Below is the Table of Contents, along with links to the first 29 chapters. (The chapters are in reverse order by publication date in the magazine, and this will give a better idea of how to follow the flow of the book).

Healing The Writer

The desire to express, I was taught to repress,

 Has caused me a block, I wish to unlock.

I pick up the pen, I start writing again.

 I feel the flow –

        And then I stop.

   – Dan Hays October 1986

Part One – Search For Peace

One: Why Is This Fantastic News So Scary?

Two: What To Put On Paper?

Three: I Find My Writing Voice

Four: I Hide Out To Write A Book

Five: Scared To Put It In The Mail

Six: I Walk Away From Publication

Part Two – Nothing Left to Lose

Seven: Ghosts Of The Wheat Harvest

Eight: The Query Letter and The Question

Nine: I Abandon A Book – Again!

Part Three – What Mamaw Said

Ten: They’ll Call You Crazy – And Lock You Up!

Eleven: I Capture The Writing Vision

Twelve: The Creative River Flows Once More

Thirteen: The Writer’s Conference and the Fear

Fourteen: What Is It About That Particular Park?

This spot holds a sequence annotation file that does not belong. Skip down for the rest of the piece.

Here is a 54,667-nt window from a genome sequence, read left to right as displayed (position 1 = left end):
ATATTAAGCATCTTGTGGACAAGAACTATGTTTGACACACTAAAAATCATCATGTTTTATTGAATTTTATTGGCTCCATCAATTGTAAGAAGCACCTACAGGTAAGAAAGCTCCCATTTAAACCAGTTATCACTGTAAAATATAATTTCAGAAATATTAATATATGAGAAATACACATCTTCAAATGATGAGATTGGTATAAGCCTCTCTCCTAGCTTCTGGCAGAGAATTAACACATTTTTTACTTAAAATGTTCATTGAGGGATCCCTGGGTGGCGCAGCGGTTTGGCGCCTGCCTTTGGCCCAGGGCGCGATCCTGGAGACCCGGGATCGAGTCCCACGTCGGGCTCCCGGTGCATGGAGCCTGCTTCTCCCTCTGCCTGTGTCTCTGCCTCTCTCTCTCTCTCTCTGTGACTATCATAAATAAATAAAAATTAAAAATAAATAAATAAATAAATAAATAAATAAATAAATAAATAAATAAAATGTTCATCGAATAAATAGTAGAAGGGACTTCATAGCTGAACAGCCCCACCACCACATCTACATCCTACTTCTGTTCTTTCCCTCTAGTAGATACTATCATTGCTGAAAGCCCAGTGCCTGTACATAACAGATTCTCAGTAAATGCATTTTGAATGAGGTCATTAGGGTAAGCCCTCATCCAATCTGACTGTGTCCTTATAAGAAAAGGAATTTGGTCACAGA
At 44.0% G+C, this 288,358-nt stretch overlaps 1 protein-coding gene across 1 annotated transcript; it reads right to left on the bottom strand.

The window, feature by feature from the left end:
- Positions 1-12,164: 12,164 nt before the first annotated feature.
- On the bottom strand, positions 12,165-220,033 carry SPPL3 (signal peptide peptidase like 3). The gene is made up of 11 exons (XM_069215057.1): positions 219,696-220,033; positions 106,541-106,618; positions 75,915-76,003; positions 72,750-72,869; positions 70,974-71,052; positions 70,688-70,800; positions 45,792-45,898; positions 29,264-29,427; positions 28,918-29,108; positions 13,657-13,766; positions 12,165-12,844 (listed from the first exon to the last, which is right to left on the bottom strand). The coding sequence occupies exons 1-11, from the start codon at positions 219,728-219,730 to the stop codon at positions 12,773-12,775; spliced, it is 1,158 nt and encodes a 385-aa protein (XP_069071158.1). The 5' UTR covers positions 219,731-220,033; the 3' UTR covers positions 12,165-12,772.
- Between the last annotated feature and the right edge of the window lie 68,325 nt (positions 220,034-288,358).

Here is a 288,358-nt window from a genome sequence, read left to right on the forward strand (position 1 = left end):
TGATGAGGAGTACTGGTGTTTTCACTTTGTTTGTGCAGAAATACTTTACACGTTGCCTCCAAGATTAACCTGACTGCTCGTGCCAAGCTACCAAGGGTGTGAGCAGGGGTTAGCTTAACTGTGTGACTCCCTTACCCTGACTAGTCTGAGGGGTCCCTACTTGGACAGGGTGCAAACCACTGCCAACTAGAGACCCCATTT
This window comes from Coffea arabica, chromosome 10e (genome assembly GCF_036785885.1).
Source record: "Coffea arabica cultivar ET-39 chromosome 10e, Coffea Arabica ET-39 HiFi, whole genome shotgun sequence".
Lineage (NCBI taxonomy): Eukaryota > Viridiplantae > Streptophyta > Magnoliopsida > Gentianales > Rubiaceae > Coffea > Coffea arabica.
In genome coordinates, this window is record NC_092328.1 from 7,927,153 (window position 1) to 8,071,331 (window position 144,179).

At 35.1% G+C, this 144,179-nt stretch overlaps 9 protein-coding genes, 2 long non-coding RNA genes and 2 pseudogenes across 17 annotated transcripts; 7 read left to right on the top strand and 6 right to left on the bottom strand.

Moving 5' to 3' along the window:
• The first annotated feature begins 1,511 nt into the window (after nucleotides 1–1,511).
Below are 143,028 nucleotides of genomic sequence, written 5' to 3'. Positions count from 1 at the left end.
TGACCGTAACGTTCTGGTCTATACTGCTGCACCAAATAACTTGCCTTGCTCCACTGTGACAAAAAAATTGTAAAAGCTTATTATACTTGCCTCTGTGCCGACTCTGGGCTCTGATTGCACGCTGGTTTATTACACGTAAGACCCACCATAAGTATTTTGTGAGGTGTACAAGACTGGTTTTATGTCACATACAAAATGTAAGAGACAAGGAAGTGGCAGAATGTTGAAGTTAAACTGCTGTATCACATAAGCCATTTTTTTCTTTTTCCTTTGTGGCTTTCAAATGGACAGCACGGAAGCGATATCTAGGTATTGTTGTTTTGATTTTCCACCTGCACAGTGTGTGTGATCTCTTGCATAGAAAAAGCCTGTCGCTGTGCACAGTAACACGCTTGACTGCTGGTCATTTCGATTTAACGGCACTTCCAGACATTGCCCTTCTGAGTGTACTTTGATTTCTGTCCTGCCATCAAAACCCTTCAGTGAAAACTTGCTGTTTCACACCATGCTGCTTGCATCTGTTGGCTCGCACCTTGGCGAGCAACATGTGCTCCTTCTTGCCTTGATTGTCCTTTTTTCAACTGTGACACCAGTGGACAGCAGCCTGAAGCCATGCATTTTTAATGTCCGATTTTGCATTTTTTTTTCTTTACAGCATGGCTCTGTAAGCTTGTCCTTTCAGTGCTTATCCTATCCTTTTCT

Fifteen: I Can Have You Committed

Sixteen: The Fear And The Light!

Seventeen: Breaking Through – Moving Beyond Writer’s Block

Part Four – Down To The Roots

Eighteen: Red Rocks and Remembering: A Writer’s Road Trip

Nineteen: A Writer’s Journey of Inspiration

Twenty: The Landscape of a Writer

Twenty One: Publishing a Book: Getting One Step Closer

Twenty Two: A Disappointed Writer and a Backup Plan

Twenty Three: The Fearful Writer – Monsters in the Closet

Twenty Four: How My Writing Got Locked Up

Part Five – Freedom’s Just Another Word

Twenty Five: Insomnia – A Writer’s Night Journey

Twenty Six: Confronting the Fear – A Writer Prepares to Publish

Twenty Seven: “I’d Like To Read Your Manuscript.”

Twenty Eight A: A Writer Revisits High School – Part One

Twenty Eight B: A Writer Revisits High School – Part Two

Twenty Nine: I Am A Published Author

Thirty: A Hopeful Omen

Thirty One: Publicity Can Be Rewarding – Or Maybe Not!

Thirty Two: The Origin of Minute To Freedom

Part Six – Moving To The Light

Thirty Three: I Combine Publicity And Therapy

Thirty Four: Healing The Wounded Child

Thirty Five: Preparing To Leave The Dark Closet

Thirty Six: Independence Day

Thirty Seven: Little Danny Set Free